Body lotion has become a divisive topic in the office over the past few weeks—blame the cold weather. And though we can barely come to a consensus on whether to use it or skip it (or switch categories completely and use a body oil instead), two editors care enough about lotion consistency to argue their points publicly. On one side, we have Emily Ferber, champion of thin formulae everywhere. On the other end of the ring, there's Claire Knebl carrying the banner for the heavier hitters. This is . Read and make your call in the comments.
Point, from Emily: “I take my body lotion notes from Brooke Wall: Yes, you need it—but only if you apply it within seven or so minutes after getting out of the shower. After that, it's worthless. Seriously, after years of applying whenever I remember, I've come to believe that you could literally moisturize with anything, thick or thin, as long as you're within the seven minute window. And so lies the misconception in body moisturization. You think, the thicker the formula, the more long-lasting the results. But if we're operating under the guise of efficiency here, let the medium match the message—pick an efficient formula to match your application method. None of this thick body cream nonsense. Go with something thin that'll glide over your legs and anything else quickly and without fuss. And something with a pump top! (excellent is literally in the product name) is the embodiment of this. And it smells as light and luxe as it is. When it soaks in, you can feel it—that satisfying lotion feel. And that's all that really matters.”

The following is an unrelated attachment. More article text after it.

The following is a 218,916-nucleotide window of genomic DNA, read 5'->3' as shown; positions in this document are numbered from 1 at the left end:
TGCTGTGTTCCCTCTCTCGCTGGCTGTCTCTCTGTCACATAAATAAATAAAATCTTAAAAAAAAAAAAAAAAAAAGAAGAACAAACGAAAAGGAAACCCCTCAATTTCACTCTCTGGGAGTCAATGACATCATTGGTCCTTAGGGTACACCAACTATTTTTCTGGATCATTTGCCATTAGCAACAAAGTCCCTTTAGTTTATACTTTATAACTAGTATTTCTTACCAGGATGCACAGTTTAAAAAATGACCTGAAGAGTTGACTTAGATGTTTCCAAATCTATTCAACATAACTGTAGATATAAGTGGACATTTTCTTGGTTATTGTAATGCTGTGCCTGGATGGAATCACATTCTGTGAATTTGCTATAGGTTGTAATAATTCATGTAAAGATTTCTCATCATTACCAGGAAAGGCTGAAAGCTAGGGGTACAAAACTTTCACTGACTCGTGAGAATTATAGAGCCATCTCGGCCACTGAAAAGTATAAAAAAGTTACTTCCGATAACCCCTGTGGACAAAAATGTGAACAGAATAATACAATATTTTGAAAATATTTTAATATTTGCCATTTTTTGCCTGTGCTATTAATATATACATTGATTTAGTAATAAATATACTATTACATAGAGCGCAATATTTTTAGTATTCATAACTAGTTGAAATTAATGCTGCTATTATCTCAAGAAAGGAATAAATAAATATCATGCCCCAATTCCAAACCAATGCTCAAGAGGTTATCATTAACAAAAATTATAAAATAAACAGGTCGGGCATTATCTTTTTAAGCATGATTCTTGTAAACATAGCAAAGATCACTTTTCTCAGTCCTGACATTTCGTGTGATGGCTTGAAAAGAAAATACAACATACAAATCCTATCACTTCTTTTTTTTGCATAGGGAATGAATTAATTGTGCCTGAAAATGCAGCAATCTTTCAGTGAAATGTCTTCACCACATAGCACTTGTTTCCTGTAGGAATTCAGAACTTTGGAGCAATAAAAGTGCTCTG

Counterpoint, from Claire: “Body milk is a product with a formula that's too advanced—fluid, slippery, spillable—for the general clumsiness that defines the movements I make early in the morning or late at night, which also happen to be the times most convenient for all-over moisturization. I mean, body lotion, of whatever variety, is generally not something you whip out during your lunch break. If body milk came in a spray bottle and didn't require major rubbing-in action, it would work for me—but that's why I have my . But with soufflé, créme, butter, whatever—with something thicker, there's no rush to rub it in before it trickles off your body and onto the floor—meaning everything's easier, much easier. Settle with something like —and by settle, I mean level up. Smells like coconut, feels like heaven, and comes in holiday packaging. It sticks to you and then usually takes a few minutes to sink in, which is valuable time to reflect on important things, like what the difference between butter, soufflé, and brûlée is anyway.”
Photographed by Tom Newton.